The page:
Sunday, March 25, 2012

Me Oh My Oh! My First USA Gumbo Experience.

We get out of the taxi at the bottom of Austin's South Congress. Just near the big Allens Boot shop and the Continental. There's a little park full of food trailers. One of them is a sausage shop called Texas Wurst. They sell rattlesnake wurst which apparently tastes like chicken. 
Walk to the back of the food lot and there's this. It's beautiful. It's my dream. For the many years since seeing Mickey Rourke's Angel Heart (the thriller where he has crazy voodoo sex with Lisa Bonet), I've yearned for real gumbo. Sure, I've made a lot of it based on the recipes at the brilliant old website, Gumbo Pages, but how do I know I've been making the right stuff? I needed a sign. I needed a gumbo made by a great man like Big Chief Darold Gordon.


Big Chief Darold Gordon of the Young Navaho Mardi Gras Tribe and his family were of the many families who moved from New Orleans to Austin when Hurricane Katrina hit. In an apparently common story, it's been a great move. The place was buzzin'.

Waiting for my order, I admired a man chatting to the girls working the trailer. He could've been the Chief himself or a family friend. Each of his several teeth were made of gold. He wore a cape-like shirt and a few kilos of New Orleans gold bling hung from his neck. I didn't take a photo of him but boy, he was impressive.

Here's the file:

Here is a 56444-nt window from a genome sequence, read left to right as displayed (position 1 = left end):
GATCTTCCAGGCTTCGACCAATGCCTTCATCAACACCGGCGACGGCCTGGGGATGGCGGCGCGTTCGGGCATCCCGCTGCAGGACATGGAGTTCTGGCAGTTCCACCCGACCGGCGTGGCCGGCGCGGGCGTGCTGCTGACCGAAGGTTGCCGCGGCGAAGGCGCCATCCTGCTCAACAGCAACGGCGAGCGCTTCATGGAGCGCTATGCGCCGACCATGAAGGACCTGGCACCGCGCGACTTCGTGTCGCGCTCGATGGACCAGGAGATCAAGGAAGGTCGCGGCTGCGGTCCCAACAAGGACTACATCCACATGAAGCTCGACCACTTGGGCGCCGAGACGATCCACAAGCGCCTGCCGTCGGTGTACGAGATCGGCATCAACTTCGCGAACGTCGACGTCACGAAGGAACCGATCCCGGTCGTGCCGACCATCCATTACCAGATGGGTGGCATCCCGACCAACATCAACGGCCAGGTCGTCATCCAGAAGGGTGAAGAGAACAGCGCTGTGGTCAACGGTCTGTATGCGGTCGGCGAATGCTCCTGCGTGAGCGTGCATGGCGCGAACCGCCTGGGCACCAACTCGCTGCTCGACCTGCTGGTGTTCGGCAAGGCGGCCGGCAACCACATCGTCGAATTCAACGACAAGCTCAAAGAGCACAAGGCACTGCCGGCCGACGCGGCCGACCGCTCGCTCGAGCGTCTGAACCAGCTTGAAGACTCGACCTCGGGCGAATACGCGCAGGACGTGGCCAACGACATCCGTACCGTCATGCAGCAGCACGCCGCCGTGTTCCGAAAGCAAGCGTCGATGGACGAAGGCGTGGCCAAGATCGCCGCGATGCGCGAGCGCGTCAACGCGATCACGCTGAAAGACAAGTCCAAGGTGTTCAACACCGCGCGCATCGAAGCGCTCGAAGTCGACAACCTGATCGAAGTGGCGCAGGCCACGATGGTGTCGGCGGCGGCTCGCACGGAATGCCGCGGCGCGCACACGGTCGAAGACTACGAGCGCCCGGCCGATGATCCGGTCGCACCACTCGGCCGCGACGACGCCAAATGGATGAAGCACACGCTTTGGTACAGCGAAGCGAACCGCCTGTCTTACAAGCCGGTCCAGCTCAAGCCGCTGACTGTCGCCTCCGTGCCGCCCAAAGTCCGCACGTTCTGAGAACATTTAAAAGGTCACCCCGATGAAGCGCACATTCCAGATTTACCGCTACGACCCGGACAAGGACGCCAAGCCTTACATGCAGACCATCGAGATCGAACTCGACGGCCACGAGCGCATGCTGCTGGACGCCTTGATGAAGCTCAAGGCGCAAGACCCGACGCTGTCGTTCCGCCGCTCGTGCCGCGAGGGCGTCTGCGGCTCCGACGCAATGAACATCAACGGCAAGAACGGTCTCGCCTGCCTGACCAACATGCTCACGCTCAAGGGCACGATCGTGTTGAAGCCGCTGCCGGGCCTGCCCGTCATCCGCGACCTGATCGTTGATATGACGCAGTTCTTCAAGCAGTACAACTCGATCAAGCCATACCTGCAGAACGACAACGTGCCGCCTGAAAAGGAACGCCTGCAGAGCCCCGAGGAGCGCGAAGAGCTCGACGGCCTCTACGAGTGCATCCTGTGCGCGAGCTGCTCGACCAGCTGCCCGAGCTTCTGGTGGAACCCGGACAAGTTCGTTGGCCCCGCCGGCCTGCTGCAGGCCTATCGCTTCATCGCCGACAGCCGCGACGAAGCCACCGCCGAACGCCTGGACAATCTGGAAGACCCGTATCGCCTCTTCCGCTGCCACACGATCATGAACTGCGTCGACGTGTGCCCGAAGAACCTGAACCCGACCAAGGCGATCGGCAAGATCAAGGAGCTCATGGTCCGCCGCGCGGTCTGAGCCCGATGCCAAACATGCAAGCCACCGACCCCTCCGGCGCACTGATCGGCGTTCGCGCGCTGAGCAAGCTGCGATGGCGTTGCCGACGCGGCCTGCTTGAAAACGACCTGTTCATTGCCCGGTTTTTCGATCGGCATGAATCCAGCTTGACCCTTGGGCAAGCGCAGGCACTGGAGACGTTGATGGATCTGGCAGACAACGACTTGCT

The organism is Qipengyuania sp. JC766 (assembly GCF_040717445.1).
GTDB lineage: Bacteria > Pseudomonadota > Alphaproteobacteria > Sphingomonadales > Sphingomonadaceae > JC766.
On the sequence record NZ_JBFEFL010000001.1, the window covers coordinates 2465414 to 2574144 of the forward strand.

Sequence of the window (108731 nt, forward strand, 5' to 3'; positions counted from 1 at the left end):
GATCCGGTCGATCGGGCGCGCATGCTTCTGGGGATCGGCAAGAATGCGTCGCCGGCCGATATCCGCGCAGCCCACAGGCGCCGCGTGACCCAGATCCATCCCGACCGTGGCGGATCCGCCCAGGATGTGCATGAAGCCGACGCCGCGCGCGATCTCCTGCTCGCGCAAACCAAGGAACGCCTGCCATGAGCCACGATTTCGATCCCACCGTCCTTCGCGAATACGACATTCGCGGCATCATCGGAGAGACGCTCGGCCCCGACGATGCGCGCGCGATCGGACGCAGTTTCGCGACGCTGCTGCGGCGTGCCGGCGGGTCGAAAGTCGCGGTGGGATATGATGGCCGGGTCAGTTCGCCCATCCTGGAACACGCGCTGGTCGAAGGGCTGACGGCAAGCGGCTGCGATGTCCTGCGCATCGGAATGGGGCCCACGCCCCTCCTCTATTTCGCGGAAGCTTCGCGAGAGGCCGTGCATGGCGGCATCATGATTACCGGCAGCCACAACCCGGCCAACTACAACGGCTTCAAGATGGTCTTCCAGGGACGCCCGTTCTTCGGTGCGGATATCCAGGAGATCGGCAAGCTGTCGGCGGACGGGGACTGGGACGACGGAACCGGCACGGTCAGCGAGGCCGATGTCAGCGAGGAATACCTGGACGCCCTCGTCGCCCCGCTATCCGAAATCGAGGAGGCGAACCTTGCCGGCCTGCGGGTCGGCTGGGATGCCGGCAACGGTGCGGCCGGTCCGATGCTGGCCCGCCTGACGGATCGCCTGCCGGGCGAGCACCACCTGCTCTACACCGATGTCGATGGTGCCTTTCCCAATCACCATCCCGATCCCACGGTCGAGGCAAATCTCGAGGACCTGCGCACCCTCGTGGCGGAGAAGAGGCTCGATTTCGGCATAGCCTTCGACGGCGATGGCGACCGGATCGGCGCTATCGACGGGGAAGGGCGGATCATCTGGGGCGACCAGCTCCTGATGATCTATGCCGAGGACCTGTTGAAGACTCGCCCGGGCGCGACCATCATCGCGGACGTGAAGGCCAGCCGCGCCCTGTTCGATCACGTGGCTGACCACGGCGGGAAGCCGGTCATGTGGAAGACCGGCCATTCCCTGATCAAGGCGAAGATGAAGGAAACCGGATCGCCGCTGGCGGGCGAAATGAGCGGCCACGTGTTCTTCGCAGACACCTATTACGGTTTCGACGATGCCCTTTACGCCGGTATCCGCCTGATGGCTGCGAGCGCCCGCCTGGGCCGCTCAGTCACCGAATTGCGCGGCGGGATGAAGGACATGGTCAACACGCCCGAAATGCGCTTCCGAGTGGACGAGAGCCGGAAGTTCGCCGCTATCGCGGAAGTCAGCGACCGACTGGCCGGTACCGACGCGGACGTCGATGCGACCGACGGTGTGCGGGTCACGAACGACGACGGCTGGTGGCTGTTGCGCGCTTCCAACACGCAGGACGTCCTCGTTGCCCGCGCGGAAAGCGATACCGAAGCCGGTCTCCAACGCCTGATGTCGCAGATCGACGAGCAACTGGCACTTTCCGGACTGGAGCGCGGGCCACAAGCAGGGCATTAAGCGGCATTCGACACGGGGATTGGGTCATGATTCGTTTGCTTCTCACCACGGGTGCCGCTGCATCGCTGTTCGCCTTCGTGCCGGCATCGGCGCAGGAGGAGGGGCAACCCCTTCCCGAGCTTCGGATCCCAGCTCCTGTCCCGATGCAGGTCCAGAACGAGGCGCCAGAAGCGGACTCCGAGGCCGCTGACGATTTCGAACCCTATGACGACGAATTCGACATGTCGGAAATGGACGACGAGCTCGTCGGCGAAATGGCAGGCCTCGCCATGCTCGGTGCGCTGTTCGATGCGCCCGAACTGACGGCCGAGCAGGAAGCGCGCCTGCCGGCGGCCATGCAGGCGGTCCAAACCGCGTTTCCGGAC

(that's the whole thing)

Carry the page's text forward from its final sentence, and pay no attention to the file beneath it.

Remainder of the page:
Talking 'bout impressive, here's the gumbo. USD$4.49 of peppery soulful soupy goodness. Pepper sausage spiciness in every mouthful. Exactly how I imagined a gumbo to be. Great. Similar in flavour to the gumbo I've made, but what makes this sing, is the sausage base. Slightly smoked. Me oh my oh.

I look back at the trailer. I look back at the stars and stripes. I want to weep. I want to sing. Mates came with Lone Star beer. Nothing can top this. God bless America and all that.


Here's my crawfish po boy. Battered in breadcrumb crayfish meat, tomato, lettuce and Louisiana hot sauce.

Soft bread.

I'm starting to think Americans know fuck all about bread. Too soft. No flavor. No balls. Or is bread just a stark backdrop in a Brecht play? Bread Equals Bread. Simple. Matter of fact.

The workers left the truck to load some stuff into their cars. This is my time to take a shot at the sacred gumbo pot. Look at it. Just look at it. It's been burning there since some time last year. New Orleans, Hanoi, Bangkok and Osaka. The world's great soups all come from big boilers exactly like this one. It's impossible to make perfect soup without one.   

A satisfied local. Texas longhorn pride.


Over the road from the  there's a great second hand book shop called South Congress Books. I get this. Published in the 30s, 1963 printing, it's your CWA ladies recipe collection. Recipes coming soon to a themed dinner near you. That's when I can find few good sized terrapins to stew.

So good bye Joe, me gotta go, me oh my oh, now I've had gumbo just like on the bayou.

Take it away Hank!


I had a crazy big focaccia in San Francisco. See it and read about it here


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